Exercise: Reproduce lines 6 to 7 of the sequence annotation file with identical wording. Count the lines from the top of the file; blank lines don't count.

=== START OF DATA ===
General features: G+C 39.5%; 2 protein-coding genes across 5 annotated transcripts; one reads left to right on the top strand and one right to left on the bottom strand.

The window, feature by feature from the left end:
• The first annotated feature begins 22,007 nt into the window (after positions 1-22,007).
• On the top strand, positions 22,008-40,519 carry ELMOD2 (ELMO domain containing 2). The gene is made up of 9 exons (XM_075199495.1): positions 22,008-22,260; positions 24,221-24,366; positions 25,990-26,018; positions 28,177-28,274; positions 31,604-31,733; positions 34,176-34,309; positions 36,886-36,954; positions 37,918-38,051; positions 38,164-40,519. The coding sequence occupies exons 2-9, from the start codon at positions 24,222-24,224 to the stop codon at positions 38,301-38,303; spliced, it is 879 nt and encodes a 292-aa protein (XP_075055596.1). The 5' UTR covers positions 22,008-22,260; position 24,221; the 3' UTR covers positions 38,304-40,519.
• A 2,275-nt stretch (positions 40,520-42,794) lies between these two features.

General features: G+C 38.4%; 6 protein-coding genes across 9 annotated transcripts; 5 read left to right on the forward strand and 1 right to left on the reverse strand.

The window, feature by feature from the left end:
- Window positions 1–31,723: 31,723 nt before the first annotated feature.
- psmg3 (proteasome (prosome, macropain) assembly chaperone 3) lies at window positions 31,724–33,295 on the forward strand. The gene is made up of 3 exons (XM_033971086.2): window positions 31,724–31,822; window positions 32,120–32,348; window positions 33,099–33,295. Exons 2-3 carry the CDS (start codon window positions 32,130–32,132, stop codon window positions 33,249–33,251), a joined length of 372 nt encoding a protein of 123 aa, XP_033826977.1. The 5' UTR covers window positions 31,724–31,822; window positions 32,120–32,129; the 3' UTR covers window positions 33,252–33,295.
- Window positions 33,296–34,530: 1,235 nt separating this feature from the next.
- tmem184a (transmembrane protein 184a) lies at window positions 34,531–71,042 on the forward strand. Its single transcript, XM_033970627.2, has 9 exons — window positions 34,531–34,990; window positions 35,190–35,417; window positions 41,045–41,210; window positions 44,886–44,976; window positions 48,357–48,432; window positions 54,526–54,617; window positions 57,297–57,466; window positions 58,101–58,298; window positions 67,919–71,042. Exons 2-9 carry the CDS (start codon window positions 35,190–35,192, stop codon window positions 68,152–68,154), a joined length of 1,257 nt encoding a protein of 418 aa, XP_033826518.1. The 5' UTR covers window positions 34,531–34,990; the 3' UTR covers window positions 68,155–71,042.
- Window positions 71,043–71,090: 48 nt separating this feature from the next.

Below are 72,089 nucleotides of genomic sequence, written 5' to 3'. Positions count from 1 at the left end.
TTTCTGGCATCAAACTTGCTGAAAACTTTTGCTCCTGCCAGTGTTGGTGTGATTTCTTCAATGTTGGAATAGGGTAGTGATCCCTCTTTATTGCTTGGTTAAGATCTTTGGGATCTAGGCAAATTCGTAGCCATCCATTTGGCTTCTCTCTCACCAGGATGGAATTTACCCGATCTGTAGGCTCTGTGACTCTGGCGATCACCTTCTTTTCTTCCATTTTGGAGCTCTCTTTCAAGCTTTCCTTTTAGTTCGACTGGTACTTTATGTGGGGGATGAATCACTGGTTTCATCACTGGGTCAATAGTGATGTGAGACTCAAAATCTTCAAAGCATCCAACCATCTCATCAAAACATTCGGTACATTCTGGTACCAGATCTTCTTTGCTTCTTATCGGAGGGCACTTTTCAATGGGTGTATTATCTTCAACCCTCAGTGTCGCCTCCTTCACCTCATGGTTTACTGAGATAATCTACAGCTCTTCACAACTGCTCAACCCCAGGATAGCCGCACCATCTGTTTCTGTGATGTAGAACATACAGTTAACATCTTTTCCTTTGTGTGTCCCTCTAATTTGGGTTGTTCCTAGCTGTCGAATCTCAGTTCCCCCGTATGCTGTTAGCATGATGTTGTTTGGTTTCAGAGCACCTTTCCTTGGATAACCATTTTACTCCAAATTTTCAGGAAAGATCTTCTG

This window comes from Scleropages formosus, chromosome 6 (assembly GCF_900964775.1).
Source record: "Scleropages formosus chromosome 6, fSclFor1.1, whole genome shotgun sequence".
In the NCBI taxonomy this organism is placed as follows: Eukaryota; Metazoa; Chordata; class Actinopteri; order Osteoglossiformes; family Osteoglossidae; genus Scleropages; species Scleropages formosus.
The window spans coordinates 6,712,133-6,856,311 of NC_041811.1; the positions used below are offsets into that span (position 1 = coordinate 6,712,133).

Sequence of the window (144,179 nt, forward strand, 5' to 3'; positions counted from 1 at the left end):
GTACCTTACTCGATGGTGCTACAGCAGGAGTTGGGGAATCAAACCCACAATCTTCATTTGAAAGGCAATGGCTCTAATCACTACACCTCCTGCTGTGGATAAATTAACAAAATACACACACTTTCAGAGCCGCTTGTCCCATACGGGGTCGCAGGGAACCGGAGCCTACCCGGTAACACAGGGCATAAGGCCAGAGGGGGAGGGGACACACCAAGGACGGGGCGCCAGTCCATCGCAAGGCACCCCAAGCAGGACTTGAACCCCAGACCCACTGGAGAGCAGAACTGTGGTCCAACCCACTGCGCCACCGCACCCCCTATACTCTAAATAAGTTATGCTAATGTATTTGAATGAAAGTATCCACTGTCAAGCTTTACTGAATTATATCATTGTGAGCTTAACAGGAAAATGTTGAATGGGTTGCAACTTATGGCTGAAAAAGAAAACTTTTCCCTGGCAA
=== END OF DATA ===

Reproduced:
General features: G+C 38.4%; 6 protein-coding genes across 9 annotated transcripts; 5 read left to right on the forward strand and 1 right to left on the reverse strand.

The window, feature by feature from the left end: